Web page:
Charges withdrawn against 10 'Fuel Prices Must Fall' supporters

19 July 2018 - 13:47 By Suthentira Govender
Charges were withdrawn against 10 people involved in the 'Fuel Prices Must Fall' protest, that brought traffic to a standstill, on the N3 in KwaZulu-Natal on July 18 2018.
Charges were withdrawn against 10 people involved in the 'Fuel Prices Must Fall' protest, that brought traffic to a standstill, on the N3 in KwaZulu-Natal on July 18 2018.
Image: Twitter/@luqzair

Ten motorists‚ including a woman‚ appeared in the Pietermaritzburg Magistrate’s Court for their alleged role in the “Fuel Prices Must Fall” blockade on the N3 outside the capital city on Wednesday.

Paul Jenkins‚ a convenor of the “Fuel Prices Must Fall” movement‚ told TimesLIVE on Thursday that the charges of public violence had been withdrawn against the group. KwaZulu-Natal police are yet to confirm this.

Traffic on the N3 was brought to a standstill when truckers‚ joined by other motorists‚ blocked the busy freeway between Townhill and New England Roads in a bid to voice their anger over the recent fuel price hikes.

Thousands of motorists‚ including the province's top cop‚ were left stranded in a major traffic jam for several hours.

Earlier this week the Automobile Association predicted that fuel prices were likely to rise again at the end of the month. The association said current data suggested a price rise of 19 cents a litre for petrol‚ 13 cents for diesel‚ and 22 cents for illuminating paraffin.

South Africans are still reeling from a price increase‚ already at a record high‚ at the beginning of July. On July 4‚ 93 octane petrol increased by 26 cents per litre and 95 octane by 23c/l.

The call to bring traffic to a standstill was heeded in Durban‚ where blockades were arranged on the Higginson Highway in Chatsworth‚ the M4 in Ballito and the R102 in Buffelsdale.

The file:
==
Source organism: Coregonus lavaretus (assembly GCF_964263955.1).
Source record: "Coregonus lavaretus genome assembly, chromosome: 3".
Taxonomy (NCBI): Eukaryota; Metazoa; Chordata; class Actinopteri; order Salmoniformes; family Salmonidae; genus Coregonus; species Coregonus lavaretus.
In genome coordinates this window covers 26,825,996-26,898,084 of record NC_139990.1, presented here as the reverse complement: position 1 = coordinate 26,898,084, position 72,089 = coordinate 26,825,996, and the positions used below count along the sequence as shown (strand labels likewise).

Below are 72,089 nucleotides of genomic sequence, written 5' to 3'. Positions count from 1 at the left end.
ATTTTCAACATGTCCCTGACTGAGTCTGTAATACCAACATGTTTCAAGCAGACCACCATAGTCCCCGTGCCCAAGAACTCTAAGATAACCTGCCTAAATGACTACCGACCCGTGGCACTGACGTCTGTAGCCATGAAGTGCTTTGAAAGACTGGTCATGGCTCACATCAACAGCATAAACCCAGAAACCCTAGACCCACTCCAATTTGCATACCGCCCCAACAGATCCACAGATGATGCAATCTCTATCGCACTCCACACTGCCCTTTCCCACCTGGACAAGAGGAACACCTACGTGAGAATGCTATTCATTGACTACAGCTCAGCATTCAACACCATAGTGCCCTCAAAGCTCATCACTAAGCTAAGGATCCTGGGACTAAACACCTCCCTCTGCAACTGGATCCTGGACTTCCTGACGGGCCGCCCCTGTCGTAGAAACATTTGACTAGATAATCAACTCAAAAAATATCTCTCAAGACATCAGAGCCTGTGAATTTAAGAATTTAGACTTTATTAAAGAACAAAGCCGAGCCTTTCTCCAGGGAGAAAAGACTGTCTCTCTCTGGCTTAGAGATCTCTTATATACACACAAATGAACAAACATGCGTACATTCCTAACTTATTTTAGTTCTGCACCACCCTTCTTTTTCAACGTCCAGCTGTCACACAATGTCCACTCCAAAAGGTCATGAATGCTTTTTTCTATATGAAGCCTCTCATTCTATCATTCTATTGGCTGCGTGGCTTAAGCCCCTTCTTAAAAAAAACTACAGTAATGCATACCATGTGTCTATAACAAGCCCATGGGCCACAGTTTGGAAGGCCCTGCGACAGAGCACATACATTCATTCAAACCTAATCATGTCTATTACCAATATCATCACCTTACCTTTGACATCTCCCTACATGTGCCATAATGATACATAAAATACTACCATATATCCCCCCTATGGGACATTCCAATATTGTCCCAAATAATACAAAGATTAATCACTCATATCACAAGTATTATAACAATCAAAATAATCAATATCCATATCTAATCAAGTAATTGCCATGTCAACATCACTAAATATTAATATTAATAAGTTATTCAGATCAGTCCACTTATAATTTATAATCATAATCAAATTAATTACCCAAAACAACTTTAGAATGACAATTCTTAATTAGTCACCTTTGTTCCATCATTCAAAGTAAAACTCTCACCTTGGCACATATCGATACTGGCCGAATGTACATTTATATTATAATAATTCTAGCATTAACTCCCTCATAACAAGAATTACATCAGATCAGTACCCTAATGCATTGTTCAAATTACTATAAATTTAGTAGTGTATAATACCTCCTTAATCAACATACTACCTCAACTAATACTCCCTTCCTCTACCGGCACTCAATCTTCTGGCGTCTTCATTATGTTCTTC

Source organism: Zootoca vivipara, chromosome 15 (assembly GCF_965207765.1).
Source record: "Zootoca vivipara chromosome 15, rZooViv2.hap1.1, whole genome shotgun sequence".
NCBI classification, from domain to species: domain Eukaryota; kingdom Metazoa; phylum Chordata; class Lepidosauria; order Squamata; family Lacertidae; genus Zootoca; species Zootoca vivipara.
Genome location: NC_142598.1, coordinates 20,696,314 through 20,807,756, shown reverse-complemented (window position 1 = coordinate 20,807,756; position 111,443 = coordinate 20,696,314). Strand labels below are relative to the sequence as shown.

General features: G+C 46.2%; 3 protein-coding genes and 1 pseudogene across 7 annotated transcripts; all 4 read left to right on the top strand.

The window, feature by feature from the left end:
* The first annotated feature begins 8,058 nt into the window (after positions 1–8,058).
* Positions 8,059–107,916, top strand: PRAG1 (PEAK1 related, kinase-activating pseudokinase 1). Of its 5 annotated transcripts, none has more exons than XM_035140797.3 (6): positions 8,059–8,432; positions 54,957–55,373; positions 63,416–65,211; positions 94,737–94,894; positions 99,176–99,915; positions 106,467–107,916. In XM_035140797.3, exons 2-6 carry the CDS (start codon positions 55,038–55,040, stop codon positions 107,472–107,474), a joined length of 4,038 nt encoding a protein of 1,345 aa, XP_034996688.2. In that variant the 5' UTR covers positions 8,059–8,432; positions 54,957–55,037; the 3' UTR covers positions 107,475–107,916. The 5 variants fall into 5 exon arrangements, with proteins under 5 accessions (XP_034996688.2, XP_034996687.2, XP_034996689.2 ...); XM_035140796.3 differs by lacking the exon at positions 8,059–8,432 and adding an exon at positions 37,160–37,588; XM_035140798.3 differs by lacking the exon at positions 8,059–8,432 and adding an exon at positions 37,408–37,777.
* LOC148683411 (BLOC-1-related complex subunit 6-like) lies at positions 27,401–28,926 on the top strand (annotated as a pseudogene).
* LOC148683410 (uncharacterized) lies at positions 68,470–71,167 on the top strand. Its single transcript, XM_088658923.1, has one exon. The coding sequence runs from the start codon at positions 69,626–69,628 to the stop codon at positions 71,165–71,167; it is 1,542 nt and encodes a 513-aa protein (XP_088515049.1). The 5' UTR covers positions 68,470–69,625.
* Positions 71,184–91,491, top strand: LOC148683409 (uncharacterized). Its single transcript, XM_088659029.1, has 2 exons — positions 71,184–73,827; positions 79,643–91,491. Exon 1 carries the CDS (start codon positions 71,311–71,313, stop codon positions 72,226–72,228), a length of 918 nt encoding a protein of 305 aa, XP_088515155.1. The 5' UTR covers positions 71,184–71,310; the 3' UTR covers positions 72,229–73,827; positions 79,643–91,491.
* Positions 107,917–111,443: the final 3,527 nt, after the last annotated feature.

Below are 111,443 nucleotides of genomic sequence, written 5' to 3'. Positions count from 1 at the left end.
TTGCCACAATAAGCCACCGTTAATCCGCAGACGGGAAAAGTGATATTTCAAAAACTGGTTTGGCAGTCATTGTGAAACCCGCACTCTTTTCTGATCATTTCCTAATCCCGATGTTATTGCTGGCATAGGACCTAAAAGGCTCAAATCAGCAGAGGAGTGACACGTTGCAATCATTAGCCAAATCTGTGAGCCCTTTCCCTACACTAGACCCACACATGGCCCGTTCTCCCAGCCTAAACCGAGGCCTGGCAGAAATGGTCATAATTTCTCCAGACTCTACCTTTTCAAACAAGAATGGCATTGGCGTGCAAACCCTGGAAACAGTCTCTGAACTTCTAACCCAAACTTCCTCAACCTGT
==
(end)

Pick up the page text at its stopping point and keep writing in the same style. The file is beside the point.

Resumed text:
Jenkins said he was baffled by the charges of public violence against the 10 drivers‚ as “the protest was extremely peaceful.”

“We are given to understand that the acting provincial commissioner Lieutenant General Nhlanhla Mkhwanazi was on his way to a meeting and was held up in the traffic on the N3. We understand he was extremely upset‚ and the arrests took place‚” Jenkins claimed.

On Thursday Mkhwanazi released a statement condemning the “illegal blockade on the N3... that inconvenienced thousands of motorists in the province.”

“There will be no negotiations with those that break the law. People found blockading our roads will be immediately arrested and detained‚” he said.

“Vehicles used to blockade our roads will be towed and impounded. Those found gathering illegally will be dispersed using the appropriate force that is necessary. We advise those that intend to demonstrate‚ to do so within the parameters of the law.

“No matter how legitimate your concerns may be‚ we will not allow any person to break the law. We have displayed this in various parts of the province where roads were blockaded.”

Jenkins said the community movement‚ which has over 20‚000 members on its Facebook platform nationally‚ had presented a memorandum three weeks ago to a provincial government representative‚ which was addressed to President Cyril Ramaphosa.

The memorandum threatened countrywide mass action on Mandela Day. The mass action‚ however‚ did not take off in other provinces‚ said Jenkins.

The movement asked that “an interim presidential order be granted to maintain the price of fuel at a maximum of R10/litre and diesel R10/litre‚ effective immediately.” It also asked for a task team to be formed.

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